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How to Make Old Buildings Green (And 5 Cities Doing It)

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According to the 2020 World Urban Forum, cities are responsible for 75% of global energy and resource use.

In the past decade, the incorporation of green standards in new buildings has increased significantly. According to the U.S. Green Building Council, the number of new buildings with sustainable features will continue to grow as the market responds to consumer demands.

Urban areas are leading the way in retrofitting old buildings. With whole neighborhoods experiencing revitalization, old brick rowhouses in cities across the country are finding a second life. Retrofits look to use the existing structure while removing toxic materials and adding more sustainable features. Most projects involve removing toxic insulation, such as asbestos, as well as installing new utility systems, more sustainable lighting and even features like green roofs and rain gardens.

It’s possible to retrofit most existing buildings with green features. Green buildings look to improve not only the energy efficiency of the structure, but also the health of its occupants. A few adjustments make existing infrastructure healthier and more sustainable.

Five cities in the United States are leading the way in greening existing infrastructure. From coast to coast, urban areas are finding ways to preserve the historical significance of older buildings, while also improving the living space for the future. From Portland, Ore., to Boise, Idaho, we will explore five cities transforming old buildings into the epitome of green renovation and urban rehabilitation.

1. Portland, Ore.

The city of Portland is revolutionary in its green building standards and has some of the best examples of retrofitted buildings in the country. Housing complexes, such as Tillamook Row in Northeast Portland, incorporate new insulation and solar panels that have eliminated electricity bills for occupants by creating a surplus of renewable energy.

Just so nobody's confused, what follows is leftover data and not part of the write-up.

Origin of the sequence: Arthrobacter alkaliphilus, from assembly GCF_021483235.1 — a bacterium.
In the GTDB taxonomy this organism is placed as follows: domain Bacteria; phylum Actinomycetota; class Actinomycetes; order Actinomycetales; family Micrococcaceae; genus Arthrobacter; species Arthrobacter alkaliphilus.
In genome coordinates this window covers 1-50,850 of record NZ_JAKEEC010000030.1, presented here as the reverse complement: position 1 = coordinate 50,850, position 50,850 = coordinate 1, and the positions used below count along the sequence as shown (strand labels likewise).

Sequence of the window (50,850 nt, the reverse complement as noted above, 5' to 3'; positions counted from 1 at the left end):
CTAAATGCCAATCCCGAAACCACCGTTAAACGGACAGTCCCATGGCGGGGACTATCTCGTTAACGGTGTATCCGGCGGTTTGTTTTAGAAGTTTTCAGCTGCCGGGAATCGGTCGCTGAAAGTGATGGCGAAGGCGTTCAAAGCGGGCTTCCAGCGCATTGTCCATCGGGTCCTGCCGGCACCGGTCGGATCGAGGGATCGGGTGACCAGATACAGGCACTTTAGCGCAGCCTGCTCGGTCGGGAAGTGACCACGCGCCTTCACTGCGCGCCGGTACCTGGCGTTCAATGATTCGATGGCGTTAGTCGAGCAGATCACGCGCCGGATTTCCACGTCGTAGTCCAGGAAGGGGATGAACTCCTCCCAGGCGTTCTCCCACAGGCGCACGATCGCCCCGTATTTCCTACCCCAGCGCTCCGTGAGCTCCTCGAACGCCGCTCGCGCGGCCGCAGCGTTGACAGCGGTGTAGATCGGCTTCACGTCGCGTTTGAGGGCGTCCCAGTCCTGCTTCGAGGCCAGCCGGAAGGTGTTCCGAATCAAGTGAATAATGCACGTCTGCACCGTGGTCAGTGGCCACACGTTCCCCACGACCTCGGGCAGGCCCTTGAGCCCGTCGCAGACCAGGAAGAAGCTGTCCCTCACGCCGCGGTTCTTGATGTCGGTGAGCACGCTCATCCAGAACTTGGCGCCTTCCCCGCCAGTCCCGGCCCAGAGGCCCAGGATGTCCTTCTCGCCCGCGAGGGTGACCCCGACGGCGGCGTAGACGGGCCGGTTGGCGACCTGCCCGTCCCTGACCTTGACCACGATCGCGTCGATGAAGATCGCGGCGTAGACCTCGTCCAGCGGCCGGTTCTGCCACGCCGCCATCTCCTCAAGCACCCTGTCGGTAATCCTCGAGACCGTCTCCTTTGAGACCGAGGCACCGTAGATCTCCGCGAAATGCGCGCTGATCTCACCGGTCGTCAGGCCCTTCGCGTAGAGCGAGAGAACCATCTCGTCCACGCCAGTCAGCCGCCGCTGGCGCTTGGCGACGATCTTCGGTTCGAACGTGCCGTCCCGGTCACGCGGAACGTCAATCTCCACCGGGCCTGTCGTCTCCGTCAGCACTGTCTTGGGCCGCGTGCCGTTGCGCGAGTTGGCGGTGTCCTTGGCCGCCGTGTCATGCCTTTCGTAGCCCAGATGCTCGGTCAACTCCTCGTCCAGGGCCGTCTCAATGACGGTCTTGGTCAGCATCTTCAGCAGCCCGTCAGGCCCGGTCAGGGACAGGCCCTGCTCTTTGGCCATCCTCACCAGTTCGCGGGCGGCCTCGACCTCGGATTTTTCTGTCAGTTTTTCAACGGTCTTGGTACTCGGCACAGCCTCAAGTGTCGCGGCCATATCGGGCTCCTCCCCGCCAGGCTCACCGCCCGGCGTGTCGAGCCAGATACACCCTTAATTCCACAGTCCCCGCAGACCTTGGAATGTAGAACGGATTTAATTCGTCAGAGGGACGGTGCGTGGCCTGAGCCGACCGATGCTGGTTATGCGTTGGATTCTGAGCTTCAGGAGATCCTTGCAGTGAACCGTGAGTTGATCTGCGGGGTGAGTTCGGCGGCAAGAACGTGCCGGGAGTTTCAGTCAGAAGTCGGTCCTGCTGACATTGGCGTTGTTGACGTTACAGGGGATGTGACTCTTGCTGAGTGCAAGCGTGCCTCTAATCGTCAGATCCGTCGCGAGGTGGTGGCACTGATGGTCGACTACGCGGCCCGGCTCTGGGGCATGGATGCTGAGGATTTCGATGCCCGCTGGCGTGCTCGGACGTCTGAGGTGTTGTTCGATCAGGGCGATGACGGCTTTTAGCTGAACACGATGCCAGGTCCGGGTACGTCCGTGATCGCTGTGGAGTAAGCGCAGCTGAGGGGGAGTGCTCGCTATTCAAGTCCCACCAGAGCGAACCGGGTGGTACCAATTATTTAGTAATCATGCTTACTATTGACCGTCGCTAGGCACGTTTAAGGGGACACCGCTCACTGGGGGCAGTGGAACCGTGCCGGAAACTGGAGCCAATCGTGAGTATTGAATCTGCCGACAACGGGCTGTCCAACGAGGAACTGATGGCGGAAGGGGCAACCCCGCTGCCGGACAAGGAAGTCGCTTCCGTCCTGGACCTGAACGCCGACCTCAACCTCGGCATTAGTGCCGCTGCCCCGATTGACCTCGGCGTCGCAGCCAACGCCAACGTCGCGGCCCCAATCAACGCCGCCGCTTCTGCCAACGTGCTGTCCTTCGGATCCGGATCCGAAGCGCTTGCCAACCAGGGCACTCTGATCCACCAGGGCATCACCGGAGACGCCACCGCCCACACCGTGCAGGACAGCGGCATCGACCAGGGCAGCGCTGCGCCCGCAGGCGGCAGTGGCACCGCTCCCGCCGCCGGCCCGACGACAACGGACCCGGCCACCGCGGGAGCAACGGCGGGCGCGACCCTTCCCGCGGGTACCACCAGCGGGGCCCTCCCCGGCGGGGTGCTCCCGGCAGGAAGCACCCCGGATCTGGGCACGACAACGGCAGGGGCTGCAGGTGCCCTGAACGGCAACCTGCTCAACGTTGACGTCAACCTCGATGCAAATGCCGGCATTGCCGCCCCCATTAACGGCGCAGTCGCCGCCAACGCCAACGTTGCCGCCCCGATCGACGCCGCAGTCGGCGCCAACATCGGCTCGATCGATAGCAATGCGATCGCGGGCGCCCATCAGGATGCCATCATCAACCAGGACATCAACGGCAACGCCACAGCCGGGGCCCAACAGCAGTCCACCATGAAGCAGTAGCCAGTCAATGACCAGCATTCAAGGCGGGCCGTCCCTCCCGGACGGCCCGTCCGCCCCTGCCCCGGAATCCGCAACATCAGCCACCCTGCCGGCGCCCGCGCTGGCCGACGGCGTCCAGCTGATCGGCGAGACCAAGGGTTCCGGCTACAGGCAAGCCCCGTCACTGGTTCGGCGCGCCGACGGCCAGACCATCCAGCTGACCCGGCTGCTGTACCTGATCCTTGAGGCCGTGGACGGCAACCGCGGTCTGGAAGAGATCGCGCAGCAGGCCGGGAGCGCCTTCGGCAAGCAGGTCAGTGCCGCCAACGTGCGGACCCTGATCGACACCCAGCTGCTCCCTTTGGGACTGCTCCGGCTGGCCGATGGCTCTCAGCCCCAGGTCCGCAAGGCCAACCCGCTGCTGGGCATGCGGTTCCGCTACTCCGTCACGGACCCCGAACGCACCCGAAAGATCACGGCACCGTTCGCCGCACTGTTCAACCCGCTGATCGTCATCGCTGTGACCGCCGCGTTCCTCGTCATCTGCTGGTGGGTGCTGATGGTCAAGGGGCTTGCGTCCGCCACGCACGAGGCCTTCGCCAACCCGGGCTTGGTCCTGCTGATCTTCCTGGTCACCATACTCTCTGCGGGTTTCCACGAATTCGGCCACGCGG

Many energy, construction and design firms in Portland are working to improve energy and building standards. In 2009, the Portland Bureau of Planning and Sustainability issued a plan to reduce energy consumption in current buildings. Working with Clean Energy Works Portland, which provides loans for energy upgrades, the plan resulted in reducing energy consumption by 20% in participating buildings.

Additionally, Portland’s Green Building Policy works with existing policies to manage issues like stormwater treatment, transportation, economic development and waste management. The policy network incorporates LEED strategies, as well as the Earth Advantage Institute and Living Building Challenge, both of which guide design in terms of both energy and health.

2. Austin, Texas

In 1990, the city of Austin established the first green building initiative in the country. Known as the Austin Energy Green Building process, the plan has evolved in recent years to account for improvements in energy efficiency, as well as the availability of additional green certifications.

Several sustainability companies in Austin work to support green initiatives in existing structures. The Austin Green Team focuses on improving structures for the health of the occupant, with sustainability being a bonus. Retrofit projects can include sustainable insulation, HEPA air filtration systems and natural mold solutions.

Contracting firms are also heavily involved in retrofit projects throughout Austin. One company, Burt-Watts, strives to reuse the majority of existing infrastructure and reduce energy usage by a minimum of 25%. In one project, the firm converted a 1960s building into an office space, adhering to the Austin Energy Green Building Standards as well as LEED certification standards.

3. Chicago, Ill.